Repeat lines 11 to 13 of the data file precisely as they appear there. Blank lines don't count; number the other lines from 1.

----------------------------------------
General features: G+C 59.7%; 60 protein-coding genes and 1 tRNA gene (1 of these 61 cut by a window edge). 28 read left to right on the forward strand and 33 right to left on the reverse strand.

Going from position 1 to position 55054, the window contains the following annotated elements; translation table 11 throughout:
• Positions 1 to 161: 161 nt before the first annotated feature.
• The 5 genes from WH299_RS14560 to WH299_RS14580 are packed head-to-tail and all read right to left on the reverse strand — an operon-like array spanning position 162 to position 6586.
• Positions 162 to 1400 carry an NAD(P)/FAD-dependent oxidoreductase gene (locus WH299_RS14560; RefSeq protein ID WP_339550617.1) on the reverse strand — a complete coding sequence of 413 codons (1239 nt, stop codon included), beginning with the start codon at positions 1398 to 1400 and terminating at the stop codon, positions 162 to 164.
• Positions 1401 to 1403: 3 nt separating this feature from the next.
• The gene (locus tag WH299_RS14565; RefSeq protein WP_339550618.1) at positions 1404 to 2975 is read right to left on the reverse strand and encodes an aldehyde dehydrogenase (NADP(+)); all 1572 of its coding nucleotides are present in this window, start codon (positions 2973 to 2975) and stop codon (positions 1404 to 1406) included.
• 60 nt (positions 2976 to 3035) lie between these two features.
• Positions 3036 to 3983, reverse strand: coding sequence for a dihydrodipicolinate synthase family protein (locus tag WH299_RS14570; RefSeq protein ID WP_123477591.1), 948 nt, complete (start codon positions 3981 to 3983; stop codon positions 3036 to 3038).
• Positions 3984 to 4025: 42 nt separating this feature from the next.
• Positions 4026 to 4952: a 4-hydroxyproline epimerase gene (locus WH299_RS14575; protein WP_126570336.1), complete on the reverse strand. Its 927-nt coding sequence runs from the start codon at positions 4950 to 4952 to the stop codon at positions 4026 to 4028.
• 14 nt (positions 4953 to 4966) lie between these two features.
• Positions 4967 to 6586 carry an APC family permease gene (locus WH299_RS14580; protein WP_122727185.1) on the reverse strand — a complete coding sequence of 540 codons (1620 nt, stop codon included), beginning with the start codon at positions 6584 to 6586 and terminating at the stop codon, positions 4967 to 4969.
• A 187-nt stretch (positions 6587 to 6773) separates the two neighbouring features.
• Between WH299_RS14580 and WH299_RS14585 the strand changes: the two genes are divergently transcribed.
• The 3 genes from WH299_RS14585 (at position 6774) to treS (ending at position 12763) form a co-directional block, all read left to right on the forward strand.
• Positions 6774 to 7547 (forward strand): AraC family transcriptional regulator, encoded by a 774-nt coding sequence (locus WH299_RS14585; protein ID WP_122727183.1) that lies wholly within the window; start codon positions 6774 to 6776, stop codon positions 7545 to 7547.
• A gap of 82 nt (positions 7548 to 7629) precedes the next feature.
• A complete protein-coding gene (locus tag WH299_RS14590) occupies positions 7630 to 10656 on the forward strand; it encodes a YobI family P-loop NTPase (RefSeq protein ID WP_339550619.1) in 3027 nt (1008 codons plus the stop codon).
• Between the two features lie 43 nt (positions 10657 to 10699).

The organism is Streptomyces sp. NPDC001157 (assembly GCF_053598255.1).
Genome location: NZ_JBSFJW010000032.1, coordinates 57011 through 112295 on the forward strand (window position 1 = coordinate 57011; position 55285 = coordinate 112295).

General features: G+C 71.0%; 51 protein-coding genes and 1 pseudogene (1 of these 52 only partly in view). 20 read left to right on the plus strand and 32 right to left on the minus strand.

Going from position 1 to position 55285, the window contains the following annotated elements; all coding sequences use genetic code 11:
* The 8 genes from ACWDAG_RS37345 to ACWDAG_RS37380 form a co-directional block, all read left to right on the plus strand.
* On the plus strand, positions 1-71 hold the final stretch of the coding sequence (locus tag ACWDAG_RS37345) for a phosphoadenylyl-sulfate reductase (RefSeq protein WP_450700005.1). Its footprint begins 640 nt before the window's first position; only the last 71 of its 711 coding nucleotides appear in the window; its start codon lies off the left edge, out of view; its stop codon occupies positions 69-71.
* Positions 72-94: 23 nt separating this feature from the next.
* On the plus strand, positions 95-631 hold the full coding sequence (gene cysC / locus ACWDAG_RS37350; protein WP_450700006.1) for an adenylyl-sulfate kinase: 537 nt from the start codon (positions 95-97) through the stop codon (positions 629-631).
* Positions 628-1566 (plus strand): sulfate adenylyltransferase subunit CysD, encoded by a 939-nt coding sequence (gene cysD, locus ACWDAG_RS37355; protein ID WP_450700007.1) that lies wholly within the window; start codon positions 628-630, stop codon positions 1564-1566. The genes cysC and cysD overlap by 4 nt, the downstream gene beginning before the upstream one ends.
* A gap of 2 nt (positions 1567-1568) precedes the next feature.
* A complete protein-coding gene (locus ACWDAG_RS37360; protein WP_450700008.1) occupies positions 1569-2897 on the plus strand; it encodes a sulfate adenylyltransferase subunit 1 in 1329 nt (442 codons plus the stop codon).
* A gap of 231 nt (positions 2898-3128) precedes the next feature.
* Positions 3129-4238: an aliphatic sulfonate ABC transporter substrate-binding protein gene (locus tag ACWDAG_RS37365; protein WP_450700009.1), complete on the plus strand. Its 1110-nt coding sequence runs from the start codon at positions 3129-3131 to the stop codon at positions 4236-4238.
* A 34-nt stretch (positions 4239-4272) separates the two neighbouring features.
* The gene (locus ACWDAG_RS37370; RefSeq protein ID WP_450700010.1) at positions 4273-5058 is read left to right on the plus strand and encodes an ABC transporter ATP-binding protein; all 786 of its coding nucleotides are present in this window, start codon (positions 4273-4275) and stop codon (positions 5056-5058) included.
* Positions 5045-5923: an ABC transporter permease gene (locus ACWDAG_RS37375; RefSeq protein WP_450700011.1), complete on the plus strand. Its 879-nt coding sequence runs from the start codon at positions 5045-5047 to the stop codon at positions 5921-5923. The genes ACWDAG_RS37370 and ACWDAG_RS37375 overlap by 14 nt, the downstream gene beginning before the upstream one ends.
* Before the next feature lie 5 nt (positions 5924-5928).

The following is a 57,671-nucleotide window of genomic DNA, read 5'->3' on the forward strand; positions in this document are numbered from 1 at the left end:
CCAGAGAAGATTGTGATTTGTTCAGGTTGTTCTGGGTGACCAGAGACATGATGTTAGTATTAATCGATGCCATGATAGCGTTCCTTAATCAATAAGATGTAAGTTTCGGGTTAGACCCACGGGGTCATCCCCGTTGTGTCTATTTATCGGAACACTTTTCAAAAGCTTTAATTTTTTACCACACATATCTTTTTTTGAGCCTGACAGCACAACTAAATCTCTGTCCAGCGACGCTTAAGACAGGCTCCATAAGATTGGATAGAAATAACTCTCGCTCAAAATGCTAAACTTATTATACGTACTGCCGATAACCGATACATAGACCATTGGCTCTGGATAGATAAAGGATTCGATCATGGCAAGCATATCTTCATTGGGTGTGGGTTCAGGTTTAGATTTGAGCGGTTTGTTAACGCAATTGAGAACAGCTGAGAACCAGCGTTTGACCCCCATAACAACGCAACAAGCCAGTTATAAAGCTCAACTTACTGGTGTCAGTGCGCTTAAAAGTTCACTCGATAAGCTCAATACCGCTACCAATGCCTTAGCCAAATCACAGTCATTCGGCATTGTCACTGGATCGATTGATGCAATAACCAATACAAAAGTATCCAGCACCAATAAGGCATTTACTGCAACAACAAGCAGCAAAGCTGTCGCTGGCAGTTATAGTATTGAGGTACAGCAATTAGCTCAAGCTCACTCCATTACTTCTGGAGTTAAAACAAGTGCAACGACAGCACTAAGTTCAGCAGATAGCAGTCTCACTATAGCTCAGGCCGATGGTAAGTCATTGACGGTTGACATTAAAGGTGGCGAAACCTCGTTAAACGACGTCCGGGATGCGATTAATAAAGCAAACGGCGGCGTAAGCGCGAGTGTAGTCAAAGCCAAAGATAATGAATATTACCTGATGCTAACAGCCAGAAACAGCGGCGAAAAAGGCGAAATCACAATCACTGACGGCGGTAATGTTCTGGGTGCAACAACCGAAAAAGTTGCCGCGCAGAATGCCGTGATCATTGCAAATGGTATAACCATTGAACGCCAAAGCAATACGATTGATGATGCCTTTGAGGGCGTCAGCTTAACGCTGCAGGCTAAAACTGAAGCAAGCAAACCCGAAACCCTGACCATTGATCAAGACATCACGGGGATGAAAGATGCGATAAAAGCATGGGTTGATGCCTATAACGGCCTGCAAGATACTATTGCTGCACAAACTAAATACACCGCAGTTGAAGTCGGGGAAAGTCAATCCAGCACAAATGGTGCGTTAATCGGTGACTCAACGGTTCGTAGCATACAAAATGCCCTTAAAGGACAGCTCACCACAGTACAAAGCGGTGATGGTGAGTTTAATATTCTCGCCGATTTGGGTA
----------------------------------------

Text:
• Positions 4026 to 4952: a 4-hydroxyproline epimerase gene (locus WH299_RS14575; protein WP_126570336.1), complete on the reverse strand. Its 927-nt coding sequence runs from the start codon at positions 4950 to 4952 to the stop codon at positions 4026 to 4028.
• 14 nt (positions 4953 to 4966) lie between these two features.
• Positions 4967 to 6586 carry an APC family permease gene (locus WH299_RS14580; protein WP_122727185.1) on the reverse strand — a complete coding sequence of 540 codons (1620 nt, stop codon included), beginning with the start codon at positions 6584 to 6586 and terminating at the stop codon, positions 4967 to 4969.